Must Read Money Stories for Wednesday, April 13

by April 13, 2016

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Dilma drama in Brazil

Yesterday, a congressional committee voted to recommend impeachment of the embattled Brazil President Dilma Rousseff. Rousseff is in the center of a major corruption scandal plaguing the South American country. A full congressional vote is set for April 17. If Brazil’s Congress approves the measure, she’d be suspended in her roles until the senate voted on the issue. Ahead of the committee vote, Rousseff accused her vice president of a coup attempt, Bloomberg reported.

Facebook’s Mark Zuckerberg and the F8

Facebook hosted its annual F8 conference Tuesday. Venture Beat covered the event and noted some of the key announcements from the social media behemoth: It’s exploring a beta testing of chatbots for Facebook messenger; it’s launching a satellite geared at democratizing the internet; and it’s definitely on the virtual reality and 360 video bandwagon. Zuckerberg also took what CNN Money thinks was a swing at GOP presidential candidate Donald Trump during his keynote.

Starbucks rewards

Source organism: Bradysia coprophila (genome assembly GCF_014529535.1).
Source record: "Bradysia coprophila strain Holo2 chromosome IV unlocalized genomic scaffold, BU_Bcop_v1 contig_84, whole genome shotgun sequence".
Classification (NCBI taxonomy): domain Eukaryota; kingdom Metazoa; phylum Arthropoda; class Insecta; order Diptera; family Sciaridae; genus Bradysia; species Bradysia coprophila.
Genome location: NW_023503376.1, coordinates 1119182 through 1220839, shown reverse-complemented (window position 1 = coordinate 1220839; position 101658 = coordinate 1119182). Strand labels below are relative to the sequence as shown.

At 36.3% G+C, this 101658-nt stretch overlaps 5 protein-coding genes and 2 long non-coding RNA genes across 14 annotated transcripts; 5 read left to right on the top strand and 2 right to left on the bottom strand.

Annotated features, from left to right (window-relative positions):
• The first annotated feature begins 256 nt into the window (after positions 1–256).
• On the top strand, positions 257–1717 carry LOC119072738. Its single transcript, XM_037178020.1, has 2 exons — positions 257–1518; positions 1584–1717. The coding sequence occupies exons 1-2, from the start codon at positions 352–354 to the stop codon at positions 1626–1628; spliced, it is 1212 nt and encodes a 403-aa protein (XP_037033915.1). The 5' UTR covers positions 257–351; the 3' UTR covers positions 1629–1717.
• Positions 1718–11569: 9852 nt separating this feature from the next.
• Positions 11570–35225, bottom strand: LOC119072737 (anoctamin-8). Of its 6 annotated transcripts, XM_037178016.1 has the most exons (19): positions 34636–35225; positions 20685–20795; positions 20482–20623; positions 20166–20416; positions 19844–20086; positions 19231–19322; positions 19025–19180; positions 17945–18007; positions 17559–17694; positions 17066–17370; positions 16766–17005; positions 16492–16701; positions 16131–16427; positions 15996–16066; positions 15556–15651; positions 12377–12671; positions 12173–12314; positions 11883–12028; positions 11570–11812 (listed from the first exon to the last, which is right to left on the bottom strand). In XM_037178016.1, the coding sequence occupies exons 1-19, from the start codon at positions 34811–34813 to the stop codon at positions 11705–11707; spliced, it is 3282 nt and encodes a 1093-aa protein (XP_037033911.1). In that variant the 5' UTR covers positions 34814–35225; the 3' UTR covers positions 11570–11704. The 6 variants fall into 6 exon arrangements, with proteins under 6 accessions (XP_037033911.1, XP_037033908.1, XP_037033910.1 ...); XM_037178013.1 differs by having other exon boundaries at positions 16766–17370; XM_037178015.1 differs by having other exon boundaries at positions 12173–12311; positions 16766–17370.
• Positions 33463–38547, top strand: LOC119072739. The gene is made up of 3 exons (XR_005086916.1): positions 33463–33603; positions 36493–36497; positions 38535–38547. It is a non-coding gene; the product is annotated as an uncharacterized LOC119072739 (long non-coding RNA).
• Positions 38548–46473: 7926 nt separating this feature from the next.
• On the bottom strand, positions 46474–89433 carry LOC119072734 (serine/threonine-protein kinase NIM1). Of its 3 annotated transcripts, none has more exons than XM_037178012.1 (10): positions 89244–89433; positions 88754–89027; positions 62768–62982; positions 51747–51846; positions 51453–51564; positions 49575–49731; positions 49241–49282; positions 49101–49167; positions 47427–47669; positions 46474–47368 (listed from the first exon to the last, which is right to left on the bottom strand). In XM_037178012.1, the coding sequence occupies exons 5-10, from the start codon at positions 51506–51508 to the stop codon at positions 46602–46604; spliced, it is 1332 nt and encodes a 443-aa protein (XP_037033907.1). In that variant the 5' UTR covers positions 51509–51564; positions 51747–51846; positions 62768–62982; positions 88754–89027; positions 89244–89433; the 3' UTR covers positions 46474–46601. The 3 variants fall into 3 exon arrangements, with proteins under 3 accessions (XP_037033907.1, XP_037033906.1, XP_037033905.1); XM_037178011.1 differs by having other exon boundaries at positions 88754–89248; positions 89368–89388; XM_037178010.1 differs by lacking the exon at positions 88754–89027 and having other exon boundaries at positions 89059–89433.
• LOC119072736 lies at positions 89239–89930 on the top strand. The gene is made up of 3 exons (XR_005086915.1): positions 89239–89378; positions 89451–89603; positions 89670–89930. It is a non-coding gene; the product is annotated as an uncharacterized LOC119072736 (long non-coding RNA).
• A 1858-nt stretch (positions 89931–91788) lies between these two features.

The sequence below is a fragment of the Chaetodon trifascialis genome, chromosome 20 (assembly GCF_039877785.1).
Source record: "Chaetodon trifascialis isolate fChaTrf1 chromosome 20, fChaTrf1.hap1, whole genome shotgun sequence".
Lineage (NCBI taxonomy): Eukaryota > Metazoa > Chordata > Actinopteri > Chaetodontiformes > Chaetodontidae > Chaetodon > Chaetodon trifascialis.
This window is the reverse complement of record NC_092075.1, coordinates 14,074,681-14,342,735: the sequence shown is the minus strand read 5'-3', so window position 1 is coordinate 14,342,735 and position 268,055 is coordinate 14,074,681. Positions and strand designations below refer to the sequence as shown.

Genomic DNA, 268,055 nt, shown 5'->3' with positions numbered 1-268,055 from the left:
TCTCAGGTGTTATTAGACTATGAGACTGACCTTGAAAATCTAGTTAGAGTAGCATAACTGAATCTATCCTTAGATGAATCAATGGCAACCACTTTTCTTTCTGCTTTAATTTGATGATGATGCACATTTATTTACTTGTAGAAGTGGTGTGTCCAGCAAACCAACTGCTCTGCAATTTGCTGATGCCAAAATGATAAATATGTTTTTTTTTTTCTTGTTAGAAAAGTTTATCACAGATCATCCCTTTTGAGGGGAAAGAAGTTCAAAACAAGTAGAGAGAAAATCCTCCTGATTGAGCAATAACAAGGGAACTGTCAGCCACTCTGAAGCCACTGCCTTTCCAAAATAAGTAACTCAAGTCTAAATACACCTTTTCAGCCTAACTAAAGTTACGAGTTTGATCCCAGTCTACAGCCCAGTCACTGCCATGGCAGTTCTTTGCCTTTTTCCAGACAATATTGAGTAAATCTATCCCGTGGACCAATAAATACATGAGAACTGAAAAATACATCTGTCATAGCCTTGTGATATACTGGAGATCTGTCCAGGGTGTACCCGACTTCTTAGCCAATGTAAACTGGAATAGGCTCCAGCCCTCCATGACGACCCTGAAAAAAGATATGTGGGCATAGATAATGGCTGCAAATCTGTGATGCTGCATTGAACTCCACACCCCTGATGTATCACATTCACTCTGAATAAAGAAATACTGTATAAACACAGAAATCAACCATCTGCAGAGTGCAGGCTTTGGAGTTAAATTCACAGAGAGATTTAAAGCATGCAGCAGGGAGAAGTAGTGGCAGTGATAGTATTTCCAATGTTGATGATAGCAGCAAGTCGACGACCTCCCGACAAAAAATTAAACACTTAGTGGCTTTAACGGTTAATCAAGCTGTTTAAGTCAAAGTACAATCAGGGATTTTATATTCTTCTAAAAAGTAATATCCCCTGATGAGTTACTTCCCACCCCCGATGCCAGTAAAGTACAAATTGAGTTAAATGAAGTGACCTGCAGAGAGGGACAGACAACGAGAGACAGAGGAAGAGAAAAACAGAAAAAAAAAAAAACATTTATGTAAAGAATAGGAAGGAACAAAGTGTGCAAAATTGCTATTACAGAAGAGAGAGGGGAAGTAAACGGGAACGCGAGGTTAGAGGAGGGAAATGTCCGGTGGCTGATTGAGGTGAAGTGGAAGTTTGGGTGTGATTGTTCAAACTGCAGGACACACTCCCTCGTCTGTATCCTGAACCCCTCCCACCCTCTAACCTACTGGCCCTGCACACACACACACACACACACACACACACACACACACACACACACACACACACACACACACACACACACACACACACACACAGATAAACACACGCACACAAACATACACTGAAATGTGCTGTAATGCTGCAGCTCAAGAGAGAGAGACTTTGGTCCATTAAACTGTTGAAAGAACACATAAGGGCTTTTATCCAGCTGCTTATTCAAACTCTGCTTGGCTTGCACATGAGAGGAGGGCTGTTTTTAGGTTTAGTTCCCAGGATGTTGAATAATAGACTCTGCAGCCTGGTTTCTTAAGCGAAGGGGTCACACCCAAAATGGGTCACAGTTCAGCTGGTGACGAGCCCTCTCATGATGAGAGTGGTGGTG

Starbucks is revamping its rewards program, switching from frequency of visits to how much a customer spends at the coffee giant, according to CNN Money. The move will mostly impact the customer who just drinks a regular cup of joe. CNN Money looked into customer reactions pitting what the company claims customers requested against loud outcries on social media. More than 500,000 Starbucks drinkers have signed up for the new plan, according to the company.

Money and space

Russian billionaire Yuri Milner, with support from Cambridge physicist and cosmologist Stephen Hawking, is investing in deep space research, to the tune of $100 million. Milner announced yesterday he’s investing in “Breakthrough Starshot,” a plan to research stars in neighboring solar systems. Scientific American describes the proposal as sticking “all the key components of a robotic probe…into tiny gram-scale “nanocrafts.”” This isn’t science fiction. Probes traveling at “20 percent of the speed of light” would get there and send back pictures and data about nearby solar systems.

Best-Ever Snapshot of a Black Hole’s Jets” by Flickr userNASA Goddard Space Flight Center. Creative Commons license CC by 2.0.